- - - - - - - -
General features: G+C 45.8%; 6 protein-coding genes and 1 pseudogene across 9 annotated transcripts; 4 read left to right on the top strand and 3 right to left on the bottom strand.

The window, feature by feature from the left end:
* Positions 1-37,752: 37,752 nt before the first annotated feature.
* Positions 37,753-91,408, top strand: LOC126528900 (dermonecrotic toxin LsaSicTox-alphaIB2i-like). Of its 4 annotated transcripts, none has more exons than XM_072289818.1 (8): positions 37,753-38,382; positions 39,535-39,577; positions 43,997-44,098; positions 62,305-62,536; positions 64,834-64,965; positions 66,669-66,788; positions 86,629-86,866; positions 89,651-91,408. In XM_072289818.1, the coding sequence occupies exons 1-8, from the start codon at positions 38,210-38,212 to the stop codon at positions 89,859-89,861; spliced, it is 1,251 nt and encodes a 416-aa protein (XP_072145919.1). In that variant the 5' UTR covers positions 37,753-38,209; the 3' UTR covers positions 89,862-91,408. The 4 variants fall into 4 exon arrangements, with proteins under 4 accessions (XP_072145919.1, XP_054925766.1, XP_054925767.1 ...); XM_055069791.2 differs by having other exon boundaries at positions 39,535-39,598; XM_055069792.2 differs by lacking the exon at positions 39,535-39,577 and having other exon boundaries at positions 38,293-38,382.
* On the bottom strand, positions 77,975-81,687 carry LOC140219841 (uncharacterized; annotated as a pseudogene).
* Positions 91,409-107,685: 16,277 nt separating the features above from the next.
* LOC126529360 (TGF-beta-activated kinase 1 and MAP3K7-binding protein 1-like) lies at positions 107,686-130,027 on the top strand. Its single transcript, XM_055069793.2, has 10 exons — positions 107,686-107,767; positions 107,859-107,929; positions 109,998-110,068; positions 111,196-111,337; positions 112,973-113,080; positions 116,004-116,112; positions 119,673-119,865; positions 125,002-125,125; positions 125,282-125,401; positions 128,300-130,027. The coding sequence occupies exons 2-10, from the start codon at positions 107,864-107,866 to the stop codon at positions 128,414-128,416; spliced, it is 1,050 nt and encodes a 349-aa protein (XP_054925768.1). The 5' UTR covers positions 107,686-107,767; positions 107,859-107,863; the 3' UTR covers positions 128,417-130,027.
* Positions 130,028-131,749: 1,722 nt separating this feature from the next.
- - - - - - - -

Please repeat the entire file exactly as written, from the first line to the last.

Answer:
General features: G+C 45.8%; 6 protein-coding genes and 1 pseudogene across 9 annotated transcripts; 4 read left to right on the top strand and 3 right to left on the bottom strand.

The window, feature by feature from the left end:
* Positions 1-37,752: 37,752 nt before the first annotated feature.
* Positions 37,753-91,408, top strand: LOC126528900 (dermonecrotic toxin LsaSicTox-alphaIB2i-like). Of its 4 annotated transcripts, none has more exons than XM_072289818.1 (8): positions 37,753-38,382; positions 39,535-39,577; positions 43,997-44,098; positions 62,305-62,536; positions 64,834-64,965; positions 66,669-66,788; positions 86,629-86,866; positions 89,651-91,408. In XM_072289818.1, the coding sequence occupies exons 1-8, from the start codon at positions 38,210-38,212 to the stop codon at positions 89,859-89,861; spliced, it is 1,251 nt and encodes a 416-aa protein (XP_072145919.1). In that variant the 5' UTR covers positions 37,753-38,209; the 3' UTR covers positions 89,862-91,408. The 4 variants fall into 4 exon arrangements, with proteins under 4 accessions (XP_072145919.1, XP_054925766.1, XP_054925767.1 ...); XM_055069791.2 differs by having other exon boundaries at positions 39,535-39,598; XM_055069792.2 differs by lacking the exon at positions 39,535-39,577 and having other exon boundaries at positions 38,293-38,382.
* On the bottom strand, positions 77,975-81,687 carry LOC140219841 (uncharacterized; annotated as a pseudogene).
* Positions 91,409-107,685: 16,277 nt separating the features above from the next.
* LOC126529360 (TGF-beta-activated kinase 1 and MAP3K7-binding protein 1-like) lies at positions 107,686-130,027 on the top strand. Its single transcript, XM_055069793.2, has 10 exons — positions 107,686-107,767; positions 107,859-107,929; positions 109,998-110,068; positions 111,196-111,337; positions 112,973-113,080; positions 116,004-116,112; positions 119,673-119,865; positions 125,002-125,125; positions 125,282-125,401; positions 128,300-130,027. The coding sequence occupies exons 2-10, from the start codon at positions 107,864-107,866 to the stop codon at positions 128,414-128,416; spliced, it is 1,050 nt and encodes a 349-aa protein (XP_054925768.1). The 5' UTR covers positions 107,686-107,767; positions 107,859-107,863; the 3' UTR covers positions 128,417-130,027.
* Positions 130,028-131,749: 1,722 nt separating this feature from the next.